Their minds are made up and thats all there is to it....

:-) SG

Tue, 29 May 2012 08:13:19 UTC | #944172

Go to: How the Web is killing faith

scottishgeologist's Avatar Jump to comment 6 by scottishgeologist

One of the really interesting things about the whole science/faith debate is how churches , and I am talking about evangelical ones, are being affected by it all. Take Al Mohler for instamce , one of Americas leading baptists. His website is full of articles that are little more than fire-fighting,

Basically, science, reason and atheism are having such an effect on churches, that they are having to re-evaluate a lot of what they believe. And Mohler doesnt like it. I woudl argue that as lot of the eating away at religious certainties is coming from cyber-space.

And in cyber space, the fundies are trying to hit back. Canute fashion, I would say.

Check this page out. Note the title "Evolutionism" (not "Evolution" !!)

evolutionism

Especially the Adam and Eve articles if you really want to see how these guys are in a tail spin. Fascinating reading.

:-)) SG

Fri, 25 May 2012 18:55:06 UTC | #943543

Go to: 'Ring of fire' eclipse to begin

scottishgeologist's Avatar Jump to comment 5 by scottishgeologist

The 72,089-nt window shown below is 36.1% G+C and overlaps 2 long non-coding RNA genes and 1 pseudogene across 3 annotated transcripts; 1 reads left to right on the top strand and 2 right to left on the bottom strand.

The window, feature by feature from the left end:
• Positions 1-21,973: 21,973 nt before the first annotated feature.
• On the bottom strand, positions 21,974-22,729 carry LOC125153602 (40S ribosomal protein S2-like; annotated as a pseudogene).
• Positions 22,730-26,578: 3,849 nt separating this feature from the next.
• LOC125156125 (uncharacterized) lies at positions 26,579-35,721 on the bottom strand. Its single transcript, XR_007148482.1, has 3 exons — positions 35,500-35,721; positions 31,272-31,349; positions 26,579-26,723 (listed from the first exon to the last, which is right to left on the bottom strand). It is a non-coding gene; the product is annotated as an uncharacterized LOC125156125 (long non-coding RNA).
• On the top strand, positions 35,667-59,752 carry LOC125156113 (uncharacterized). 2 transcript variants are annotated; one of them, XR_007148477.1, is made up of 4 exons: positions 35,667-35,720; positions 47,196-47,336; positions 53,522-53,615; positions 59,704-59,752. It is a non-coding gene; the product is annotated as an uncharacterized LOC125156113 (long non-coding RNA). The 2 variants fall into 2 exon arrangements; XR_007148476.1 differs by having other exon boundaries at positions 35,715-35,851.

Never seen an annular eclipse, but worth pointing out that there is another event, and extremely rare one coming up soon - the Transit of Venus.

Unless people start living to much much longer, no one alive today will ever see another transit. Miss this one, and thats it. The next will be in 2117.....

Details here:

http://en.wikipedia.org/wiki/Transit_of_Venus

Mon, 21 May 2012 11:18:52 UTC | #942598

Go to: How much water is there on, in, and above the Earth?

scottishgeologist's Avatar Jump to comment 10 by scottishgeologist

This is another example of this sort of thing that is mind boggling. I know it is an old one, but worth repeating:

http://www.kiroastro.com/writings/perspective

Comaprison of Sun, Planets, Stars

:-))SG

Tue, 15 May 2012 14:52:25 UTC | #941609

Go to: How much water is there on, in, and above the Earth?

scottishgeologist's Avatar Jump to comment 7 by scottishgeologist

Ha ha, I like this bit:

"Diameter would be about the distance from Salt Lake City, Utah to Topeka, Kansas, USA"

From Mormon HQ to Fred Phelps HQ!!!

:-))) SG

Tue, 15 May 2012 13:40:48 UTC | #941591

Go to: Queen 'should remain Defender of the Faith' - BBC poll

scottishgeologist's Avatar Jump to comment 15 by scottishgeologist

The "faith" of course is the Protestant one. Here is a link to an article on a very fuindy website, but AFAICS, the details that they have are accurate, and what is in the article is indeed the case.